Senior Care Innovation Scholarship Finalist Peter Kim
By Dana LarsenSeptember 10, 2013
A Place for Mom is proud to announce the commencement of their annual $1,000 scholarship for advancement in the field of gerontology. This is a general scholarship which will award the selected applicants with a financial donation. We have narrowed-down the finalists, which includes Peter Kim.
Congratulations to Peter Kim, Senior Care Innovation Scholarship Finalist! Read Peter’s essay below and vote for him if you think he deserves to be one of the 5 recipients of the $1,000 scholarship awards.
I sit down next to my grandma at the kitchen table.
“Grandma, it’s me, your grandson, Peter.” I say as I tap my hand lightly against hers and lean close. She turns to face me. Lines form around her eyes as she strains to recognize me. But after several seconds, her dementia overcomes her. She looks away, silent.
“She hasn’t talked in almost two days,” my aunt says. “She is losing more memory everyday. Sometimes she even forgets who I am.”
I take out my mother’s old, saddle-colored acoustic guitar from its case. I remember that my grandma told me years before that her favorite song was a Korean folk tune called “My Big Brother.” She liked the song because it reminded her of her older brother whom she had lost in the Korean War.
I begin playing the first few chords of the song. Grandma turns towards me. As I continue playing, I see a smile stretch across her face. Slowly, her mouth opens, and she
begins to sing along – softly at first, but then with full gusto. My aunt rushes over.
“I can’t believe this. I haven’t heard your grandma sing in years! Let me get the tape
recorder.” She runs into the kitchen.
Still singing, grandma looks at both of us and smiles. For a brief moment, grandma is
fully with us. We are together again.
I believe a major area that can bring improvement to the senior care industry is in
alternative therapies such as music therapy. While medicine is a powerful tool to fight
disease, there are many ways in which drugs and western medicine fall short. After my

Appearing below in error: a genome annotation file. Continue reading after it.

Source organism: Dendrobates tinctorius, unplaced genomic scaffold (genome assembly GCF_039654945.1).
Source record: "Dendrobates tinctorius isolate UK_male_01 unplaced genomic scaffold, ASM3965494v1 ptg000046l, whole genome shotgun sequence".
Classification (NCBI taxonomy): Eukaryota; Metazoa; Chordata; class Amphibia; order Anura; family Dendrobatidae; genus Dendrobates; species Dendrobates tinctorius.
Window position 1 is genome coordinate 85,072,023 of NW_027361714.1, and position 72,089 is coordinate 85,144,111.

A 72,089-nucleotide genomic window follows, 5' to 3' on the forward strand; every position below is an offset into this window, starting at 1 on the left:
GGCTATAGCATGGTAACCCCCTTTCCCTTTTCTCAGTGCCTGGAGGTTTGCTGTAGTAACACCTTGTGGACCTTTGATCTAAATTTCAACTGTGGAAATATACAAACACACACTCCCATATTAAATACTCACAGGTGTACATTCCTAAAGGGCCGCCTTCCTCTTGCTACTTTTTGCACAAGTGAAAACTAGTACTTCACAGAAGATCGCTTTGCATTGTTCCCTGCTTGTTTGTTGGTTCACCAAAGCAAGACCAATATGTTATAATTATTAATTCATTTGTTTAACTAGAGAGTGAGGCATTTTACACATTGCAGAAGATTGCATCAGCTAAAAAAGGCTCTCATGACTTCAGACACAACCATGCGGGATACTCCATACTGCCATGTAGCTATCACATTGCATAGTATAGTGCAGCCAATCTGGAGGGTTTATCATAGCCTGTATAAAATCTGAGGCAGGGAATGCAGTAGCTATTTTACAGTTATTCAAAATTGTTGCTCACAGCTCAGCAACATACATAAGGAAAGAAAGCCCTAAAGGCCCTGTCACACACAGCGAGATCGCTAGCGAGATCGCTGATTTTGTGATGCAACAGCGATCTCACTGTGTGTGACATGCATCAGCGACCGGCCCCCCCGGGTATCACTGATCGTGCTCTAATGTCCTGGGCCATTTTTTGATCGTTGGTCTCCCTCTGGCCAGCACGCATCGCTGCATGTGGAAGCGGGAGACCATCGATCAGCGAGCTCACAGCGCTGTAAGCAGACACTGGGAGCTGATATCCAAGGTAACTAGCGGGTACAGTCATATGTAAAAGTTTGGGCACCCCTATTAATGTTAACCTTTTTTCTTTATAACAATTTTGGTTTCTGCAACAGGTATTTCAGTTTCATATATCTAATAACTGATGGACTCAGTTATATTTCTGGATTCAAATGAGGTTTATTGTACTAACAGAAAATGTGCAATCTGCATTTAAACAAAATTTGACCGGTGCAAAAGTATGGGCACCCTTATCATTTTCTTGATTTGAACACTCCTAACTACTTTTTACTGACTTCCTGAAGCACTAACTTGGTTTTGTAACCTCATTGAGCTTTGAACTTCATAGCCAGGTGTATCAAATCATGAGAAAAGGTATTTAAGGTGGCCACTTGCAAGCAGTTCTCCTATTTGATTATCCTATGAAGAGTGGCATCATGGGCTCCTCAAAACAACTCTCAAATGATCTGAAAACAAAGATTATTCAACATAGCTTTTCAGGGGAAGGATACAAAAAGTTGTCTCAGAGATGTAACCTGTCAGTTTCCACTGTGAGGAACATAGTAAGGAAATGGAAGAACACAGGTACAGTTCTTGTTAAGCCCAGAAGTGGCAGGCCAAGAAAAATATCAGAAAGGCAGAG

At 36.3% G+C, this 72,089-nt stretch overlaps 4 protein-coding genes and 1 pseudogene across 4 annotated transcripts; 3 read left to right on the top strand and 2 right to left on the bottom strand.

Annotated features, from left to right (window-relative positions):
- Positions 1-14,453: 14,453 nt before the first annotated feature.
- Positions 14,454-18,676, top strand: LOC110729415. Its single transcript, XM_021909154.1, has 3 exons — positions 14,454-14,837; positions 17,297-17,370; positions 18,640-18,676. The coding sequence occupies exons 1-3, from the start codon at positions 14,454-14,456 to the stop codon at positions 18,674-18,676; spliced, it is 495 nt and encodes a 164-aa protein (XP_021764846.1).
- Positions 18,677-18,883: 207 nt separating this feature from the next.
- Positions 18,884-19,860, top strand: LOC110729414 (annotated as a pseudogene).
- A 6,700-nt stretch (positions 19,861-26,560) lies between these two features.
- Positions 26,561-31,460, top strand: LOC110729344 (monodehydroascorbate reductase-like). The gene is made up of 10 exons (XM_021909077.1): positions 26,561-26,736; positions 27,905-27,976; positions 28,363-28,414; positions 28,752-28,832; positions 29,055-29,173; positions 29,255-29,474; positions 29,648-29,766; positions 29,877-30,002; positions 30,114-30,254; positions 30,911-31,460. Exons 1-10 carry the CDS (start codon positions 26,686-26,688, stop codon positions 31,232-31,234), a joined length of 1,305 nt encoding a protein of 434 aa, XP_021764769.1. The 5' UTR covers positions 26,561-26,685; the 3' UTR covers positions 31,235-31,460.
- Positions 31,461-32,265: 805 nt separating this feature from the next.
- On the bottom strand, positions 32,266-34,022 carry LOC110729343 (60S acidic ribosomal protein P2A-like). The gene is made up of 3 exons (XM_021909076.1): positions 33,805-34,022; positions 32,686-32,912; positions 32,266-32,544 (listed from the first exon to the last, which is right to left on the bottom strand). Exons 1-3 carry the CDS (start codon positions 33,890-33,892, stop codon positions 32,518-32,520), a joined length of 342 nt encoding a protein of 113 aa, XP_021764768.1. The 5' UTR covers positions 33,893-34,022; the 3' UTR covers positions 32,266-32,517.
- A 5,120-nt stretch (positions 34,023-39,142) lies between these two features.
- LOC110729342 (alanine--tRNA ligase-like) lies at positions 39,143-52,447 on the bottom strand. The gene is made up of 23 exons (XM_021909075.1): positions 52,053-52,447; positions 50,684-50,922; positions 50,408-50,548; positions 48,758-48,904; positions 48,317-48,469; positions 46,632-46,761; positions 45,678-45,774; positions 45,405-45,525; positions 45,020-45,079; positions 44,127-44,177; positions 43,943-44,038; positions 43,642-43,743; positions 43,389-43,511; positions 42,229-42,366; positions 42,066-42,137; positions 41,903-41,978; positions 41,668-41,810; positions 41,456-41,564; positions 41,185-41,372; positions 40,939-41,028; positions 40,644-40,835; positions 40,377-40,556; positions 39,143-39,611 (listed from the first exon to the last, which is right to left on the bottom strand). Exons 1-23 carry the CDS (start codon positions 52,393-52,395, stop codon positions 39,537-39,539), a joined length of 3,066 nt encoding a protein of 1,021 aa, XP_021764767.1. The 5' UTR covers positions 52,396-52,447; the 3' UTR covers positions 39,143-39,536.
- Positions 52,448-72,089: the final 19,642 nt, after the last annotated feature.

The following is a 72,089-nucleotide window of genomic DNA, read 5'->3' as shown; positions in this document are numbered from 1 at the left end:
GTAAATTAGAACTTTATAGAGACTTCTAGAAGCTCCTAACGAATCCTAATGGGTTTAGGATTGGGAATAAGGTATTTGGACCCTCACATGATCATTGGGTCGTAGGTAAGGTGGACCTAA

experience with my grandmother and after volunteering with a music therapy group for
Parkinson’s disease patients last year, I am interested in the potential clinical benefits of
music therapy on cognitive disorders such as dementia and Alzheimer’s disease.
Currently, many hospitals are hesitant to employ music therapists because of a lack of
supporting scientific evidence in this field. As a first-year medical student at
Northwestern University’s Feinberg School of Medicine, I have begun a research project
to investigate clinically the benefits of music therapy on symptoms of Parkinson’s disease
and dementia. Patients will work with music therapists in weekly sessions participating in
therapeutic group singing, hand percussion, and rhythm exercises. I am investigating the
effects of this therapy on hand tremor, freezing, volume of voice, emoting ability, and
The reason I am seeking funding is that recently Northwestern University Hospital has
cut from their budget the music therapists who were assisting me with my research.
Therefore, I am seeking funding, so that I can continue my work with the music
therapists and finish my research project.
I believe there may be benefits that music therapy can bring to patients suffering from
Alzheimer’s disease, Parkinson’s disease, and dementia. With my research, I would like
to contribute to the scientific body of knowledge that clarifies the relationship of music
therapy and symptoms of neurological diseases. My hope is that more people like my
grandmother will be able to benefit from music therapy and be able to have moments, as
we did, of relief and harmony through music.
View otherSenior Care Innovation Scholarship Finalists. Don’t hesitate to congratulate and vote for Peter in the comment form below if you think his essay is one of the most compelling of all the finalists. Keep in mind we are awarding 5 of the finalists with $1,000 which they can use toward their studies.
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